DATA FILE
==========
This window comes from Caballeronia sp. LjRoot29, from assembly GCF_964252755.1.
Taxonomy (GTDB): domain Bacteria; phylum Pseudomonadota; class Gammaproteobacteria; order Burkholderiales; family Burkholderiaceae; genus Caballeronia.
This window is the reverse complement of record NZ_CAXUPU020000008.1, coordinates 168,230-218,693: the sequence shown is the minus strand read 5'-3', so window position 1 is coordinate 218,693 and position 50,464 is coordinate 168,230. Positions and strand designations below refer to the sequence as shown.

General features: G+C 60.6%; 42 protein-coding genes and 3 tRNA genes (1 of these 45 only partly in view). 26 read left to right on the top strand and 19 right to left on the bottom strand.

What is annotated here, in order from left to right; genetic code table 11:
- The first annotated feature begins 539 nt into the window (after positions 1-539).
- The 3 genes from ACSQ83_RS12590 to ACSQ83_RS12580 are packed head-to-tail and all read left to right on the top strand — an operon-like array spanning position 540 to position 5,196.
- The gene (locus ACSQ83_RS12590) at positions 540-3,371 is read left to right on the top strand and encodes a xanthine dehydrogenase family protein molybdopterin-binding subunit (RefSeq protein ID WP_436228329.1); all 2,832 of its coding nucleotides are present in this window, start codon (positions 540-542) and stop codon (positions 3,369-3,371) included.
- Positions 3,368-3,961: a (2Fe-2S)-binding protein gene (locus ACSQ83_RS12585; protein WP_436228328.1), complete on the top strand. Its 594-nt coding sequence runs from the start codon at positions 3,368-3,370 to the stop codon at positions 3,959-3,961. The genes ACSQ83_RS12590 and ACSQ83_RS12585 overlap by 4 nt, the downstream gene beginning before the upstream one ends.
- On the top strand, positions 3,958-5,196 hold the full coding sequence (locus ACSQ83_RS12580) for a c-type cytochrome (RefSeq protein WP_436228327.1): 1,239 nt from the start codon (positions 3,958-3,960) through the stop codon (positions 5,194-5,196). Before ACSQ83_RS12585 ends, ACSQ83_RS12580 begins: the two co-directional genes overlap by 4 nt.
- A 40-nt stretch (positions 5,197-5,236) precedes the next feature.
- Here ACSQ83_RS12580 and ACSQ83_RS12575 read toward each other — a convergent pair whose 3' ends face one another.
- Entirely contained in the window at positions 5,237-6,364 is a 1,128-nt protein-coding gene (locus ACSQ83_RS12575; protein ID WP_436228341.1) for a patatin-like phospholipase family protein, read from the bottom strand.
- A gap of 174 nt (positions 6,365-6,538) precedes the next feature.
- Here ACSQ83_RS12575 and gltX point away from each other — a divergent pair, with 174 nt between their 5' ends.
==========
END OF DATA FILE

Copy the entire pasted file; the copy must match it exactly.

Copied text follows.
This window comes from Caballeronia sp. LjRoot29, from assembly GCF_964252755.1.
Taxonomy (GTDB): domain Bacteria; phylum Pseudomonadota; class Gammaproteobacteria; order Burkholderiales; family Burkholderiaceae; genus Caballeronia.
This window is the reverse complement of record NZ_CAXUPU020000008.1, coordinates 168,230-218,693: the sequence shown is the minus strand read 5'-3', so window position 1 is coordinate 218,693 and position 50,464 is coordinate 168,230. Positions and strand designations below refer to the sequence as shown.

General features: G+C 60.6%; 42 protein-coding genes and 3 tRNA genes (1 of these 45 only partly in view). 26 read left to right on the top strand and 19 right to left on the bottom strand.

What is annotated here, in order from left to right; genetic code table 11:
- The first annotated feature begins 539 nt into the window (after positions 1-539).
- The 3 genes from ACSQ83_RS12590 to ACSQ83_RS12580 are packed head-to-tail and all read left to right on the top strand — an operon-like array spanning position 540 to position 5,196.
- The gene (locus ACSQ83_RS12590) at positions 540-3,371 is read left to right on the top strand and encodes a xanthine dehydrogenase family protein molybdopterin-binding subunit (RefSeq protein ID WP_436228329.1); all 2,832 of its coding nucleotides are present in this window, start codon (positions 540-542) and stop codon (positions 3,369-3,371) included.
- Positions 3,368-3,961: a (2Fe-2S)-binding protein gene (locus ACSQ83_RS12585; protein WP_436228328.1), complete on the top strand. Its 594-nt coding sequence runs from the start codon at positions 3,368-3,370 to the stop codon at positions 3,959-3,961. The genes ACSQ83_RS12590 and ACSQ83_RS12585 overlap by 4 nt, the downstream gene beginning before the upstream one ends.
- On the top strand, positions 3,958-5,196 hold the full coding sequence (locus ACSQ83_RS12580) for a c-type cytochrome (RefSeq protein WP_436228327.1): 1,239 nt from the start codon (positions 3,958-3,960) through the stop codon (positions 5,194-5,196). Before ACSQ83_RS12585 ends, ACSQ83_RS12580 begins: the two co-directional genes overlap by 4 nt.
- A 40-nt stretch (positions 5,197-5,236) precedes the next feature.
- Here ACSQ83_RS12580 and ACSQ83_RS12575 read toward each other — a convergent pair whose 3' ends face one another.
- Entirely contained in the window at positions 5,237-6,364 is a 1,128-nt protein-coding gene (locus ACSQ83_RS12575; protein ID WP_436228341.1) for a patatin-like phospholipase family protein, read from the bottom strand.
- A gap of 174 nt (positions 6,365-6,538) precedes the next feature.
- Here ACSQ83_RS12575 and gltX point away from each other — a divergent pair, with 174 nt between their 5' ends.